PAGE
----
A Short List of People Who Can Bite My Shiny Metal Ass*

Guest blog by S. A. Shelley: As is usual every spring, many large entities ranging from super major oil producers to large Wall Street firms and global organizations release annual energy statistics, reports and forecasts about the world’s energy state. Invariably discussed are subjects like energy mix, demand or supply projections. Often these entities will venture into discussing oil prices and associated forecasts. All those entities have big research budgets and teams of analysts, statisticians and economists pouring over mountains of data. However, even with all those highly paid personnel, and I suspect some added AI, those big entities are at best equal to the analysis undertaken by OWOE staffers, but more often than not, much worse. Apparently, nobody can beat curiosity, whisky and voodoo.

Take the IEA for example and their 2024 Oil demand supply forecast published last month (Oil 2024 – Analysis – IEA ). Up front in the Executive Summary, the analysts boldly write:

Divergent regional economic trajectories and the accelerating deployment of clean and energy-saving technologies are combining to progressively slow the pace of oil demand growth, with a plateau emerging in the final years of our forecast, which runs to 2030.

Compare this to what OWOE analysts humbly wrote in a blog in 2021:

To reiterate, the decline in old demand growth is in response to changes in energy consumption, improvements in energy efficiency and the arrival of new technology that displace oil consumption.

The analysts at IEA can bite my shiny metal ass.

According to researchers at the Bank of America, oil demand is on the rocks. I have not yet found a copy of that Bank of America report, and I welcome any reader to send me a link. Instead, I have to rely upon second-hand reporting but I have faith that the journalists at the Financial Post and Reuters are credible. Continuing with the matter at hand, those same Bank of America analysts concluded that the drop in oil demand would be met by price increases instead of the expected decreases .

Bank of America (BofA) Global Research has raised its 2024 Brent and WTI oil price forecasts, citing escalating geopolitical tensions and the OPEC+ producer group maintaining supply curbs.

Newsflash BoA strategists, I commented about oil suppliers maximizing their best interests and thus potentially flooding oil markets in that same blog in 2021.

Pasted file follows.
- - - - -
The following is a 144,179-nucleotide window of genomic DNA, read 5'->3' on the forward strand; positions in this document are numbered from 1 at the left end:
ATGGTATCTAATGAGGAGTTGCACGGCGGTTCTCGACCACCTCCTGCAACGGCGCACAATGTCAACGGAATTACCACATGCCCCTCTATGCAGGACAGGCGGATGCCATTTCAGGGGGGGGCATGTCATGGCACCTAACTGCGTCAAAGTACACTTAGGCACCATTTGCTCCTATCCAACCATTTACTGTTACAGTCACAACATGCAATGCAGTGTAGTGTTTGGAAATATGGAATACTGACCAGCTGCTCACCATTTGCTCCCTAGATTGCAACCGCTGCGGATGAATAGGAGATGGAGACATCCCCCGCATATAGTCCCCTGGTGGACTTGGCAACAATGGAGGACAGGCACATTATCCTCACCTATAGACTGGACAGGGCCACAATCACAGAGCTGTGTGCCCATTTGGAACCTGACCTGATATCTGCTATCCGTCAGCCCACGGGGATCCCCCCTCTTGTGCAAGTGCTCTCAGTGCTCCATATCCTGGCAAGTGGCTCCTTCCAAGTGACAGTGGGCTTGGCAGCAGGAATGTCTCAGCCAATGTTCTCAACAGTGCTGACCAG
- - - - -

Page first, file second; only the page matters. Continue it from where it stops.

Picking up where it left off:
Even if demand improves a bit this year, be ready for another oil price downturn as the excess supply available is still much greater than any demand increase that I foresee.  (Oops, I just forecast oil price, which when I started blogging, I promised to never do.)

Others also noted in June that oil prices are sluggish and weak, again because of geopolitical risk and slowing demand growth. Geopolitical risk be damned; we commented on demand sluggishness a few years ago. I raise my cup to the Bank of America strategists as they can also bite my shiny metal ass.

Even the oft cited analysts over at Rystad often get their oil forecasts wrong or late. Rystad Predicts Near Zero Oil Supply Growth in 2024. We discussed this in a series of blogs in 2019 (The Great Oil Slump of the 2020s – Part 1, SupplyThe Great Oil Slump of the 2020s – Part 2b, Demand and Technology) .  The much anticipated annual global energy outlook by BP confirms the much earlier forecasts by OWOE analysts on everything from peak oil demand to rapidly accelerating supply of renewables. Again, with all due respect, the analysts at Rystad and BP can bite my shiny metal ass.

And please don’t get me started about the analysts at Exxon, the World Bank or worst of all the federal government and most of the provincial and municipal governments in Canada.  In Canada it seems that ranging between extreme cold in winter and heat waves in summer has snapped the last synapses of the government officials and their high-level bureaucrats. Panic mode is never a good idea. Perpetual panic mode is worse.

Surely with all those incorrect and late forecasts bantered about by heavyweight firms and organizations something must be wrong with the data? No, it’s not the data, it’s the broad observations and multi-layered connections that most of these very well paid analysts overlook. Many decades ago,  historian James Burke had a series on BBC about “Connections“.  In the BBC series, he discusses the often-overlooked manner in which change in one technology can profoundly impact another technology in an unforeseeable manner. We alluded to such impacts in our blog about the “Cobra Effect“. Highly paid analysts have a very narrow mindset, oft succumbing to herding influences, and thus miss the novel connections that are reshaping our world. At OWOE, we ponder wide scopes and wonder how interconnections can play out.

Consequently, most of those over paid analysts and strategists can’t keep up to the volunteer OWOE staffers.

As always,

Shut down Line 5 and Vive l’Alberta libre

*With most gracious thanks to Bender, of Futurama, for this phrase.

In Memoriam, Ubo  2012 to 2024

Figure 1 – Ubo

On Saturday, June 29, Ubo, the faithful bike companion of this blogger was stolen in Houston. Ubo was a 21-gear road churning fun machine. He was the best wing man when I pulled up to chat with pretty women in convertible Ferraris or Porsches. Ubo got me through storms of all kind. It didn’t matter if it was tropical rains or freezing ice storms, we often went where no cars or trucks could follow.  In 12 years we were only hit twice and every year he kept me above the snakes in the road (of which there are too many in Houston in spring). Ubo is deeply missed.


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